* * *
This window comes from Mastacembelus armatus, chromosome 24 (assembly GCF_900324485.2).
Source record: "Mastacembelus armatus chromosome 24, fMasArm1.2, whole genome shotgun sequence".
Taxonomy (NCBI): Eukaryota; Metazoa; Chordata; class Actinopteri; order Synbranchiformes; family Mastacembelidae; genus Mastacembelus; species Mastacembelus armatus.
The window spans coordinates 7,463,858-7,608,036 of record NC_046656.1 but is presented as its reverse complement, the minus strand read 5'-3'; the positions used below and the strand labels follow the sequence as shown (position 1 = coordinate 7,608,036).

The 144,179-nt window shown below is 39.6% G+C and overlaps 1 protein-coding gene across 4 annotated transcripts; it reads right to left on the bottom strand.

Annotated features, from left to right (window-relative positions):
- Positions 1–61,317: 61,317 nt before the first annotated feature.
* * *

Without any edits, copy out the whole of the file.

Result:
This window comes from Mastacembelus armatus, chromosome 24 (assembly GCF_900324485.2).
Source record: "Mastacembelus armatus chromosome 24, fMasArm1.2, whole genome shotgun sequence".
Taxonomy (NCBI): Eukaryota; Metazoa; Chordata; class Actinopteri; order Synbranchiformes; family Mastacembelidae; genus Mastacembelus; species Mastacembelus armatus.
The window spans coordinates 7,463,858-7,608,036 of record NC_046656.1 but is presented as its reverse complement, the minus strand read 5'-3'; the positions used below and the strand labels follow the sequence as shown (position 1 = coordinate 7,608,036).

The 144,179-nt window shown below is 39.6% G+C and overlaps 1 protein-coding gene across 4 annotated transcripts; it reads right to left on the bottom strand.

Annotated features, from left to right (window-relative positions):
- Positions 1–61,317: 61,317 nt before the first annotated feature.